Definitely unhefted (though, I don’t know..because I used to see them around these lanes 20 years ago) was a Hawfinch which flew out of cover to perch conveniently for a minute or so. I could hear others and a few minutes later caught sight of at least 3 in flight. And I thought: is this the Year of the Hawfinch? It’s certainly the Hawfinch Winter like no other in living memory but what happens next? Will they all clear off back to wherever they originated? Or will some of these immigrants remain (lots of Hornbeam! lots of Yew!) to form the basis of a reinvigorated UK population? To become as unremarkable as Little Egrets?

Tammurriata nera

Deserted Orchard

Posted in Uncategorized with tags , , on November 17, 2017 by cliffdean

It’s very convenient. You can park by the Village Hall – best before Playgroup arrives – and scan the pagodas of seed hanging from the tall golden Hornbeams which line the ghyll behind it. There were two Hawfinches up there when we first arrived but they moved off quite quickly. Having seen them so easily we assumed they’d soon be back but that didn’t happen.

Just to the side, the Sussex Border Path leads you down into an extraordinary neglected old orchard whose broad trees are festooned with lichen and bunched with Mistletoe, therefore frequented by rattling Mistle Thrushes one of which was already in song – a month early – high in a Lime across the road.

The gaps are tufted with frosty rank grasses in the process of colonization by Bramble and Oak saplings. There’s a constant passing of Blackbirds, Mistle & Song Thrushes, Blue, Great & Coal Tits.

Mistletoe is a scarce plant in RXland but in this village it’s everywhere. I wonder if it was originally introduced as a crop for the Christmas market.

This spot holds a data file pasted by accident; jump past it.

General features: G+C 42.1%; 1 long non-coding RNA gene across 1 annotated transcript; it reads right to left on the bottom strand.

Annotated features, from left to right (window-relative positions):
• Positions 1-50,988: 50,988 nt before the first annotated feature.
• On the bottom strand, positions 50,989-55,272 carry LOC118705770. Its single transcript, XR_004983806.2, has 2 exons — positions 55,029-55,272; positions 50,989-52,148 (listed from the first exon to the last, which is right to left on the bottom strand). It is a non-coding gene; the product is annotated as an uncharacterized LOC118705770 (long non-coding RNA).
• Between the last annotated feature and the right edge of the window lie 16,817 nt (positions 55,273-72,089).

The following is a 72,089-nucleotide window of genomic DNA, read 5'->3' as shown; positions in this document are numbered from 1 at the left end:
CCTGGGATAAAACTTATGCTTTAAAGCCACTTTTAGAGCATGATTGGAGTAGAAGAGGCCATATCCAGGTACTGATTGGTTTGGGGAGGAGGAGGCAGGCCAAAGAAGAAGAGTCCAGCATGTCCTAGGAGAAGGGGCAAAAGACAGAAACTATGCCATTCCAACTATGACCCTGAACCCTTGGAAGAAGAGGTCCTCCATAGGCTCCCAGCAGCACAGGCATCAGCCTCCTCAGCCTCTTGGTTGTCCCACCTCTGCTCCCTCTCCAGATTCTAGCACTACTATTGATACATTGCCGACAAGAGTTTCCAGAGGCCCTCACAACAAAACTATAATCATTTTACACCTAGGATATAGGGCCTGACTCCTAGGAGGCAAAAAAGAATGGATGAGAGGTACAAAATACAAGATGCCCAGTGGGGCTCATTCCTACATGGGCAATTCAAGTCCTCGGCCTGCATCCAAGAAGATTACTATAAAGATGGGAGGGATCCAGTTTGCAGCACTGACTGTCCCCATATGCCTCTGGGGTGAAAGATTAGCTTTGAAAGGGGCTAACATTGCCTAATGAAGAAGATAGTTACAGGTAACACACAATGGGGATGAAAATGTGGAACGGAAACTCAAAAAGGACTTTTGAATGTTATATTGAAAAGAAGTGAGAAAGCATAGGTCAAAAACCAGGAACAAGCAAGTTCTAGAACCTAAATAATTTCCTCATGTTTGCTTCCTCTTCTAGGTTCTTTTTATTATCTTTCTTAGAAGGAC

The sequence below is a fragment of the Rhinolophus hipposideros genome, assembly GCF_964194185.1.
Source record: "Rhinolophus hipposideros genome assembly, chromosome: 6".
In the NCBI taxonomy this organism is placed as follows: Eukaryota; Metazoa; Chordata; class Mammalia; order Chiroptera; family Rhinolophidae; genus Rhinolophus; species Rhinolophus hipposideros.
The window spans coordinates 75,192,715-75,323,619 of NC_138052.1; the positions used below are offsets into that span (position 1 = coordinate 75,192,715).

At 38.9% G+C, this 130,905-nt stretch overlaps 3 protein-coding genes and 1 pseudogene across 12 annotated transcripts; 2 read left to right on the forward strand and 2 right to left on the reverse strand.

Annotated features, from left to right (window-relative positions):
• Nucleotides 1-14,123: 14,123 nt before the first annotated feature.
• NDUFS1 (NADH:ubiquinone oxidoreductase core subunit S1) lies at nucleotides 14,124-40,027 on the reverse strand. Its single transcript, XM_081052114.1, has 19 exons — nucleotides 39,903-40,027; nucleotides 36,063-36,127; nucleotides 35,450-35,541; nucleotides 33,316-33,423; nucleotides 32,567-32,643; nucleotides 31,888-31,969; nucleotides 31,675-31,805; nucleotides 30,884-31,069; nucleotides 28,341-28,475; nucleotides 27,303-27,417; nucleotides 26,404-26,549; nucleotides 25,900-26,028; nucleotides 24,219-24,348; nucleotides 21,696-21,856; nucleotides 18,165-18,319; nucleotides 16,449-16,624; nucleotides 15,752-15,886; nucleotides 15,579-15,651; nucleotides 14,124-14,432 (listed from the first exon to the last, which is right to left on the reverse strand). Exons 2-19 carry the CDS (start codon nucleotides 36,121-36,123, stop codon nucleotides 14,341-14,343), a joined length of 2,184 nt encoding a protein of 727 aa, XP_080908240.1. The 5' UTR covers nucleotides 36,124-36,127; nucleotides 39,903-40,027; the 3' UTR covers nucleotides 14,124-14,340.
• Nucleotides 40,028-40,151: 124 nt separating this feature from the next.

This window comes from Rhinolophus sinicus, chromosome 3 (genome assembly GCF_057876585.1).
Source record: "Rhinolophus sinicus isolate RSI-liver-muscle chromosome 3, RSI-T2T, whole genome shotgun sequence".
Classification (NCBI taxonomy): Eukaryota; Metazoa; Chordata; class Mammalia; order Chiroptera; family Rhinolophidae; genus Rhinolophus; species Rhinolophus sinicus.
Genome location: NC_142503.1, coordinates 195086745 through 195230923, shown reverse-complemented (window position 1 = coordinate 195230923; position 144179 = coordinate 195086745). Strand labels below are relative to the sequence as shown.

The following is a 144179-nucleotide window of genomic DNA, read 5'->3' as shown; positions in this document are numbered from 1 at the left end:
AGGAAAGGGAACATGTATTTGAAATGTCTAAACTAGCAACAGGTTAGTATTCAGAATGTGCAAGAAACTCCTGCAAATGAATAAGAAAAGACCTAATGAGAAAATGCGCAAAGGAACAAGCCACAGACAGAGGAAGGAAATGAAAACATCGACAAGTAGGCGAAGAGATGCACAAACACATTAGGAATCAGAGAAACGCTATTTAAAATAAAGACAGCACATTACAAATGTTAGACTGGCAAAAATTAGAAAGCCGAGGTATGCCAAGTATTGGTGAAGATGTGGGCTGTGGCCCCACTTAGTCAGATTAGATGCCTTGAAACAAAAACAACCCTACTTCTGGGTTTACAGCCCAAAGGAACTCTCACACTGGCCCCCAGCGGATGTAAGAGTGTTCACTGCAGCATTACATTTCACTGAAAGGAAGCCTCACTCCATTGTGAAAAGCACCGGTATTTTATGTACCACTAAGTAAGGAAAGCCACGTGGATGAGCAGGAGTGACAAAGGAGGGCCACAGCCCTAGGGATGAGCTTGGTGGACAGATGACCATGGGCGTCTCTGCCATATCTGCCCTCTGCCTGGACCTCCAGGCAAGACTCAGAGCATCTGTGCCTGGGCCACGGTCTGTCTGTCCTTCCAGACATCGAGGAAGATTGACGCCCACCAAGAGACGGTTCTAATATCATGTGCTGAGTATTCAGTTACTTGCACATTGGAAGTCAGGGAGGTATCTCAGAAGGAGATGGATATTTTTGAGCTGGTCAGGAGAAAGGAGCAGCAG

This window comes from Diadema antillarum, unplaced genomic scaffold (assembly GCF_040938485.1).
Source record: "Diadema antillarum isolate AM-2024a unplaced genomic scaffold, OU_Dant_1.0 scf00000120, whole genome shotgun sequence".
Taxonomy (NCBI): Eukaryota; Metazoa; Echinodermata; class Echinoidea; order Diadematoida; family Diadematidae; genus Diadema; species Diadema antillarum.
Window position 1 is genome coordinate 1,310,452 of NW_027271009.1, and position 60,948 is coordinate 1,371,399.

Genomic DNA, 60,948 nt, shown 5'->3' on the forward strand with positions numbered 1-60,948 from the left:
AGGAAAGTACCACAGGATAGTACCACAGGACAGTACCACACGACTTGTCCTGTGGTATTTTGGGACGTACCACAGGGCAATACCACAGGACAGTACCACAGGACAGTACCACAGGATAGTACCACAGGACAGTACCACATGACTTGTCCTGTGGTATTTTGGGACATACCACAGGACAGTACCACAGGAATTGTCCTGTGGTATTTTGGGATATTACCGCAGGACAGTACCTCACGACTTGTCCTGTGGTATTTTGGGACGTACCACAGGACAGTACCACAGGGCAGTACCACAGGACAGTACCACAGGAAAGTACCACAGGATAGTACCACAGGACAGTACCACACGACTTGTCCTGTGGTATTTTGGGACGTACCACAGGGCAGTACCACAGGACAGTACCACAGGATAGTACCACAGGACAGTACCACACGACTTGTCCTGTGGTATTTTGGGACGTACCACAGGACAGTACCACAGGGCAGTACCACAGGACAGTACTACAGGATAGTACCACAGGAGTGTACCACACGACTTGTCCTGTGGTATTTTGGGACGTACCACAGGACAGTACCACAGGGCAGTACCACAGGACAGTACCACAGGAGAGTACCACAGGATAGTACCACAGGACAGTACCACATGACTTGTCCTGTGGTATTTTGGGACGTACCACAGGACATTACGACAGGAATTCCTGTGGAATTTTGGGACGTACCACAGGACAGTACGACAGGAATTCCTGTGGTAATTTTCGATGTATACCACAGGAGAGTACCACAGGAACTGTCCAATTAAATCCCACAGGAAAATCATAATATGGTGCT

As the rising sun casts and amber light across the woodlands the rising noise from the road behind us combines with the rumbling of airbuses in the cold air, positioning themselves for a breakfast-time arrival at Gatwick, drowning out softer birdsounds such as the piping of Bullfinches, once so resented for their stripping of fruit buds from orchards like these that bounties were paid for their heads by Rat & Sparrow Clubs.

At Penhurst last week I talked to a lady who had come across the records of such a club based in Catsfield where, astonishingly, they once paid for the heads of Hawfinches too.

The village ghyll cuts a deep ravine which finally flows into a smaller stream lined with an outgrown Hornbeam hedge, its progeny distanced by a cordon sanitaire of shade.

We had one prolonged view of a single Hawfinch feeding busily in an Apple tree, though it was rather against the light until it flew over our heads. The only calls we heard were the soft flight-calls rather than the typical metallic clicks. There have been up to 6 birds in this orchard for a week now, with smaller numbers scattered around other orchards in the area.